Homeostasis of intracellular Ca2+ in equine chondrocytes: response to hypotonic shock.
Wilkins RJ., Fairfax TP., Davies ME., Muzyamba MC., Gibson JS.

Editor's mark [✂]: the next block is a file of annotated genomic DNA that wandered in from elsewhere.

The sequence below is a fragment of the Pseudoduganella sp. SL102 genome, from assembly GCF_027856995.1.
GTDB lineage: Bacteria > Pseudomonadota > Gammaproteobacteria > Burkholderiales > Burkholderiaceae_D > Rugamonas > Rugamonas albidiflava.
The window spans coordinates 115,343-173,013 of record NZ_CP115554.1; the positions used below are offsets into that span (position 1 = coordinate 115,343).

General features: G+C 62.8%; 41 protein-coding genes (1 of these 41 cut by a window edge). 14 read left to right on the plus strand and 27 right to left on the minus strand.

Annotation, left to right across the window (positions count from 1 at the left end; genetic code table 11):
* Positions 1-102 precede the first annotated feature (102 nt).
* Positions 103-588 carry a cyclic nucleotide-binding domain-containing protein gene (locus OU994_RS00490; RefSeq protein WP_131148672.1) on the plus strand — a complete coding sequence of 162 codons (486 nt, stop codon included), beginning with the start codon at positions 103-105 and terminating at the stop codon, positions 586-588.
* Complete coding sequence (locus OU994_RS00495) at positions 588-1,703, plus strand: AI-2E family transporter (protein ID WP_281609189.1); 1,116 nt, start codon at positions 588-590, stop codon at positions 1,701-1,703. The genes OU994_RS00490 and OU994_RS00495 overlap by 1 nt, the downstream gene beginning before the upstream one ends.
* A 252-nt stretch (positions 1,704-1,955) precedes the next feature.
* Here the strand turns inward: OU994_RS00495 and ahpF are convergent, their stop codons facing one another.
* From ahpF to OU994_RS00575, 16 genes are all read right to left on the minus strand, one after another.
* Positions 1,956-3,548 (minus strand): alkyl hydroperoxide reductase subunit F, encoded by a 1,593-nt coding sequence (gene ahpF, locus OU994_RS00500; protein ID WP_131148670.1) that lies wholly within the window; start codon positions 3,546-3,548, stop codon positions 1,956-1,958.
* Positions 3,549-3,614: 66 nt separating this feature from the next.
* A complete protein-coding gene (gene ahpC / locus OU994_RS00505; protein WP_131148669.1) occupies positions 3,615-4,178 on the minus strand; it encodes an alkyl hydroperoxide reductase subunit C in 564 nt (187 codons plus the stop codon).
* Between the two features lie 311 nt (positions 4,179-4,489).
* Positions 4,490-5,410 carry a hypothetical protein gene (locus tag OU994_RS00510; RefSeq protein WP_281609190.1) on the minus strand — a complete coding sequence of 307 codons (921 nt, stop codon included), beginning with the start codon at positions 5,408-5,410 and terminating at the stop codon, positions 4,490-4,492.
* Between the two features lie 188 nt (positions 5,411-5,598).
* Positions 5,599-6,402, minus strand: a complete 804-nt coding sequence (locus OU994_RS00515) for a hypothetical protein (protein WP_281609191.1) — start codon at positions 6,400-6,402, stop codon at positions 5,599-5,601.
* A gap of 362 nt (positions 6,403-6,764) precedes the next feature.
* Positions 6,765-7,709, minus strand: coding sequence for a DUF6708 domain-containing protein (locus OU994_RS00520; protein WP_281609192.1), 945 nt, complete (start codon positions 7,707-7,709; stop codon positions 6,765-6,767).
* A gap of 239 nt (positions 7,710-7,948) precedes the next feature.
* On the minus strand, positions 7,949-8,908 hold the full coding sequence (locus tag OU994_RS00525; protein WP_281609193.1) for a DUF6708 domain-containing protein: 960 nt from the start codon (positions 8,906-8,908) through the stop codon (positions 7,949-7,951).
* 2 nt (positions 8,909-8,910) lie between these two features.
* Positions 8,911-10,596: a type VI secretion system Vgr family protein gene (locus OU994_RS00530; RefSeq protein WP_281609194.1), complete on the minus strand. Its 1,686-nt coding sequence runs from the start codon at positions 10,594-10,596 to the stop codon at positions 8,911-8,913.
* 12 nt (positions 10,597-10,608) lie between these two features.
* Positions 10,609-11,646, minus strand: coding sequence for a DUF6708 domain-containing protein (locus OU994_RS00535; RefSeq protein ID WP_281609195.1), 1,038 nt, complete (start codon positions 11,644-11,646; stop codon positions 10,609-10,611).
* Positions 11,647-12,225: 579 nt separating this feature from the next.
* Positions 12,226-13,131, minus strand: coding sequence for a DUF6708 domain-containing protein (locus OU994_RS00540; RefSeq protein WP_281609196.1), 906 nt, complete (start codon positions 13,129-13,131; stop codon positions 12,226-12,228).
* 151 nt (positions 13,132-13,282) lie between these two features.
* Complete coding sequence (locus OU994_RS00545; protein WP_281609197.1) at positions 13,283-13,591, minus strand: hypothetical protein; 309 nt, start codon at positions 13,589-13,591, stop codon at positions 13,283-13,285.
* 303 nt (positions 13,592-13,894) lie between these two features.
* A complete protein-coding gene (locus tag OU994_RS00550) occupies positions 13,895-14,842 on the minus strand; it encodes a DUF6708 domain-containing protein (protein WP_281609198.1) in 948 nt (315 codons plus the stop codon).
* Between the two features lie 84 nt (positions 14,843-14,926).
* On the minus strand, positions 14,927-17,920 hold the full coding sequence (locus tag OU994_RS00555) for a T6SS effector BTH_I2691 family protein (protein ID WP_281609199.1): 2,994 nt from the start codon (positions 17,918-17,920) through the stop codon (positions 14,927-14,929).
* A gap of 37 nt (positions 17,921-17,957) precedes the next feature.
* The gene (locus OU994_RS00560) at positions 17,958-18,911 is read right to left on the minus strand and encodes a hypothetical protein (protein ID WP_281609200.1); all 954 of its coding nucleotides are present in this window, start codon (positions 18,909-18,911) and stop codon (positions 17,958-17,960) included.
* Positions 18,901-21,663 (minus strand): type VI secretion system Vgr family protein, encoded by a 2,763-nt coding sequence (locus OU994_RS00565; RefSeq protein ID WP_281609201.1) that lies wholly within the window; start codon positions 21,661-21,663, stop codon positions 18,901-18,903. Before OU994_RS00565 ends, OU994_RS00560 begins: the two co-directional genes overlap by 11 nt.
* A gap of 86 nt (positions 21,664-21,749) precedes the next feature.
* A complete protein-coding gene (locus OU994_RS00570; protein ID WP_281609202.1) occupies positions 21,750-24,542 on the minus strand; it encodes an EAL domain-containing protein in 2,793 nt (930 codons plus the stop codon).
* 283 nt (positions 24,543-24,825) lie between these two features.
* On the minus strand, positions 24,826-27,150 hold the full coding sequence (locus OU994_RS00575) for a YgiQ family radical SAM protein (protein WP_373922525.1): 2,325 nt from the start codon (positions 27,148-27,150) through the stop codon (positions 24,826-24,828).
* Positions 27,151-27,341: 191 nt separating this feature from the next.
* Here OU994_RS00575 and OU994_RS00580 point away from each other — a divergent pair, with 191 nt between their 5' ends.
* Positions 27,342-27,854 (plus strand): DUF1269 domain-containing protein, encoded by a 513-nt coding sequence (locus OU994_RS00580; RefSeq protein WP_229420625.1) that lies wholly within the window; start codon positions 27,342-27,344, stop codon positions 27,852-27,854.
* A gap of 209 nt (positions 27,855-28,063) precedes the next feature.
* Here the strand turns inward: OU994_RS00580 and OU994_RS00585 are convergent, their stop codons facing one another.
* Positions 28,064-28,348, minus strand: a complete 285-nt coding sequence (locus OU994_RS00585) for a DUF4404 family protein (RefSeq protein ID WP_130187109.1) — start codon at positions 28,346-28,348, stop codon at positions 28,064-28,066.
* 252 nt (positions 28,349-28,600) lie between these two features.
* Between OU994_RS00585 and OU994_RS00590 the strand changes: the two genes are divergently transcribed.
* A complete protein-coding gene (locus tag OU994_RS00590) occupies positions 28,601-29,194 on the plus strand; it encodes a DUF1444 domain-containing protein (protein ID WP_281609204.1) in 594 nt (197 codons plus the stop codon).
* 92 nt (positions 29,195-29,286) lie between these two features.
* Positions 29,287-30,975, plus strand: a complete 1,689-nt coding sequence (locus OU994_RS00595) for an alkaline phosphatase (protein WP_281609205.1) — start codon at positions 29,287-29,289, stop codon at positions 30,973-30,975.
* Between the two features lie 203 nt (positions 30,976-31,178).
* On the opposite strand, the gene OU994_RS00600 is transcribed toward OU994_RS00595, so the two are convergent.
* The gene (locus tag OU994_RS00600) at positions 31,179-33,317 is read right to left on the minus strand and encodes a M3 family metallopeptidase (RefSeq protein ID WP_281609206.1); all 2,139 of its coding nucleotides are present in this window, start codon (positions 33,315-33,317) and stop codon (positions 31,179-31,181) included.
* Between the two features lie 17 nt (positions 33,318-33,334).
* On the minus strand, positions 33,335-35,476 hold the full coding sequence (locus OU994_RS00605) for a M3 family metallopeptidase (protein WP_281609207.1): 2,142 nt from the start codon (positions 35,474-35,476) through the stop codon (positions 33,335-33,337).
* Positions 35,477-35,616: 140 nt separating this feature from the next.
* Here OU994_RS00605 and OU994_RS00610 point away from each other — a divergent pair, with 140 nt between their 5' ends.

REASONS FOR PERFORMING STUDY: Ca2+ homeostasis in articular chondrocytes affects synthesis and degradation of the cartilage matrix, as well as other cellular functions, thereby contributing to joint integrity. Although it will be affected by mechanical loading, the sensitivity of intracellular Ca2+ concentration ([Ca2+]i) in equine articular chondrocytes to many stimuli remains unknown. HYPOTHESIS: An improved understanding of Ca2+ homeostasis in equine articular chondrocytes, and how it is altered during joint loading and pathology, will be important in understanding how joints respond to mechanical loads. METHODS: [Ca2+]i was determined using the fluorophore fura-2. We examined the effects of hypotonic shock, a perturbation experienced in vivo during mechanical loading cycles. We used inhibitors of Ca2+ transporters to ascertain the important factors in Ca2+ homeostasis. RESULTS: Under isotonic conditions, [Ca2+]i was 148 +/- 23 nmol/l, increasing by 216 +/- 66 nmol/l in response to reduction in extracellular osmolality of 50%. Resting [Ca2+]i, and the increase following hypotonic shock, were decreased by Ca2+ removal; they were both elevated when extracellular [Ca2+] ([Ca2+]o) was raised or following Na+ removal. The hypotonicity-induced rise in [Ca2+]i was inhibited by exposure of cells to gadolinium (Gd3+; 10 micromol/l), an inhibitor of mechanosensitive channels. [Ca2+]i was also elevated following treatment of cells with thapsigargin (10 micromol/l), an inhibitor of the Ca2+ pump of intracellular stores. CONCLUSIONS: A model is presented which interprets these findings in relation to Ca2+ homeostasis in equine articular chondrocytes, including the presence of mechanosensitive channels allowing Ca2+ entry, a Na+/Ca2+ exchanger for removal of intracellular Ca2+ and intracellular stores sensitive to thapsigargin. POTENTIAL RELEVANCE: A more complete understanding of Ca2+ homeostasis in equine chondrocytes may allow development of future therapeutic regimes to ameliorate joint disease.